FAQ for chronic bronchitis

Written by: Dr. Adalberto Pacheco Galván
Edited by: Top Doctors®

What is bronchitis?

The term responds to inflammation of the bronchial wall caused by inhaled toxins (the most frequent tobacco) by infectious agents (either viruses or bacteria or even fungi) or of immunological etiology not linked to the previous ones such as asthma, pulmonary fibrosis, vasculitis, collagenosis etc. The most frequent agent of acute bronchitis is the infectious. Its symptoms are usually cough, expectoration of whitish to yellowish mucous material and possible suffocation if there is an associated asthmatic component.

At what point does it become a chronic disease?

If acute bronchitis is perpetuated over time, a chronic condition that can be appreciated by chronic inflammation of the bronchial wall can develop. Symptoms are recurrent with cough and / or expectoration more than three months a year and the feeling of dyspnea on exertion.

What are your causes?

In chronic bronchitis, the most frequent cause is an inflammatory agent that reaches the airway and tobacco is the most frequent followed by other agents present in the contaminated workplace. Aspiration of food material or gastric juices is also being considered as permanent causes of chronic inflammation of the bronchial wall.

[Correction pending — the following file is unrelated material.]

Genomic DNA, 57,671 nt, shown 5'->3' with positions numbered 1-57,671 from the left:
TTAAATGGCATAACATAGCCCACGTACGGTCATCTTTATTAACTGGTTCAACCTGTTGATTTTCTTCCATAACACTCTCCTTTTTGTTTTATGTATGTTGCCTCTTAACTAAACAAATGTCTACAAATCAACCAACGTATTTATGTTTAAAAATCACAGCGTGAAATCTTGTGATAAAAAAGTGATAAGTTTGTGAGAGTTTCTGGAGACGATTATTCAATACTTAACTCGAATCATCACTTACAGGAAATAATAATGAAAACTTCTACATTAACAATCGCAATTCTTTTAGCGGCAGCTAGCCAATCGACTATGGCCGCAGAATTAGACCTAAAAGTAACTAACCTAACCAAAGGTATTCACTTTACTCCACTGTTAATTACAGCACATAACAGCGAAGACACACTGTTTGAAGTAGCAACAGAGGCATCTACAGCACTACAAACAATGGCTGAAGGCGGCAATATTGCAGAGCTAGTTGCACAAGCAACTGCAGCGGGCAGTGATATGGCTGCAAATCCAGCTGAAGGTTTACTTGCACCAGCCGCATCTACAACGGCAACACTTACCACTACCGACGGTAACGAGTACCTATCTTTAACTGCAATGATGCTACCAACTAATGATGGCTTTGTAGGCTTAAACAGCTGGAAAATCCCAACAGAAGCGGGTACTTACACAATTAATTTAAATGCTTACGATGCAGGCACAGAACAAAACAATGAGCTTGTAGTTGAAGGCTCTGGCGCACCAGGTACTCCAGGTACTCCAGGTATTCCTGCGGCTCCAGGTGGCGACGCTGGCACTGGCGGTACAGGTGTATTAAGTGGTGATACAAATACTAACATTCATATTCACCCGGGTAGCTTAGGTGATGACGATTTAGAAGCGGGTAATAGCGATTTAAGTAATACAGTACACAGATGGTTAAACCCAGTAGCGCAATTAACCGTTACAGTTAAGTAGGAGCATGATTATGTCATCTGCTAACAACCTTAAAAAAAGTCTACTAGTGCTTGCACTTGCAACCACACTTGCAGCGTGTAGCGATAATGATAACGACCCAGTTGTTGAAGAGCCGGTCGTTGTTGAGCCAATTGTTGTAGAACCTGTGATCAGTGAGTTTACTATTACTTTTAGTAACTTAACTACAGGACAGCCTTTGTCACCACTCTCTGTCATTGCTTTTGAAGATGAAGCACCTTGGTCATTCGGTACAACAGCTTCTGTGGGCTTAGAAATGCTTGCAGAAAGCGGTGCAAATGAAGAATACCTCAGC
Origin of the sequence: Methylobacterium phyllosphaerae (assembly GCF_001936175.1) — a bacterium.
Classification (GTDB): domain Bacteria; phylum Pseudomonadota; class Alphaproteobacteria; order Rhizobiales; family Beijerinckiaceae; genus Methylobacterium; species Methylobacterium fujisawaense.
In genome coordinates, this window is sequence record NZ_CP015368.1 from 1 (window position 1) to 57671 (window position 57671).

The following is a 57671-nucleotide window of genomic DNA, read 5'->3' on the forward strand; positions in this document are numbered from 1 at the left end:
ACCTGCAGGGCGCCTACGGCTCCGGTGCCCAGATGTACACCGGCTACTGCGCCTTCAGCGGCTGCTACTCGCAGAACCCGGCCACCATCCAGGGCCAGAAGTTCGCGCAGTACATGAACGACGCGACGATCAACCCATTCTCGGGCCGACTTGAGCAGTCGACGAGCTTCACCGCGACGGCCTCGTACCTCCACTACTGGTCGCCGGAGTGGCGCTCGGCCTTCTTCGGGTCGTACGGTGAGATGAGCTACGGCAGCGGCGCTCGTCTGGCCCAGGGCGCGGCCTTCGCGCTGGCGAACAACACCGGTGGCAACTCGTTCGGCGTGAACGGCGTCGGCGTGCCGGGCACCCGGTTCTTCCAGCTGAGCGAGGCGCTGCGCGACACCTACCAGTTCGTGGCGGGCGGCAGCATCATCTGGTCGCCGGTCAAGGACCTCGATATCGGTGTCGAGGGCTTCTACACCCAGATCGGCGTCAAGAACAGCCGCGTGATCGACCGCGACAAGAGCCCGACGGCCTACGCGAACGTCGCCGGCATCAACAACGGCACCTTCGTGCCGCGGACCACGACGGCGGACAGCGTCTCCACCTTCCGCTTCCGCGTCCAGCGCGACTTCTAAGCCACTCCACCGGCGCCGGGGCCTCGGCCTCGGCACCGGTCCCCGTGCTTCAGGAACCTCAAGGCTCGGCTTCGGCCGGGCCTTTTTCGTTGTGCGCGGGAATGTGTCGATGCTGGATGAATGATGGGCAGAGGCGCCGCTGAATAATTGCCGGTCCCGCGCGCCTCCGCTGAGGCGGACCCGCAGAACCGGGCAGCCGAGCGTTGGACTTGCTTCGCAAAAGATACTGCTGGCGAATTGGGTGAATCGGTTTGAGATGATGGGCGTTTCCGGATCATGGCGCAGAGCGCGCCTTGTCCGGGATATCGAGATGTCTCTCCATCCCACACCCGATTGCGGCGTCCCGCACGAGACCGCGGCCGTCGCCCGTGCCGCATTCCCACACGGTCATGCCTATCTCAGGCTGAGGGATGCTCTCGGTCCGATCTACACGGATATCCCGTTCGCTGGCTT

What kind of symptoms can we find?

As chronic bronchitis progresses, a loss of lung function due to scarring consequent to toxic stimuli is established so that the sensation of suffocation with increasingly mild efforts is a characteristic in very frequent times, as well as coughing and coughing. expectoration, although sometimes both symptoms are not as evident as the dyspnea sensation.

How is chronic bronchitis treated?

First, by suspending the inducing agent from chronic inflammation such as tobacco or another agent trying to stop the deterioration of the pulmonary function that the chronic insult entails. Secondly, dealing bluntly and precociously the exacerbations of the same that usually are in the form of bacterial or viral infections of the airway and that motivate an acceleration of the clinical course. In case of associated asthmatic component, announced by accompanying dyspnea with "whistling" (or wheezing), it is necessary to add inhaled or oral corticotherapy to resolve excessive inflammation and associated bronchospasm.

What are the consequences if it is not treated?

Chronic bronchitis is the "hallmark" of chronic airflow obstruction that is a parameter that registers in spirometry the deterioration of lung function. The consequence is the dyspnea of ​​progressive effort, the affectation of the pulmonary pressure and consequently, of the function of the right ventricle. The basic function of the lung, which is gaseous exchange, will be progressively altered so that a deficit of oxygen pressure appears.

*Translated with Google translator. We apologize for any imperfection

By Dr. Adalberto Pacheco Galván
Pulmonary Disease

Famous medical specialist pulmonologist asthma and chronic cough. Spanish doctor proposed only as a member to the Committee of Consensus for the Diagnosis and Treatment of Chronic Cough in the ERS (European Respiratory Society). He is the founder and head of the Unit for asthma and cough unwieldy Ramon y Cajal Hospital with more than 400 patients seen notarized.

*Translated with Google translator. We apologize for any imperfection

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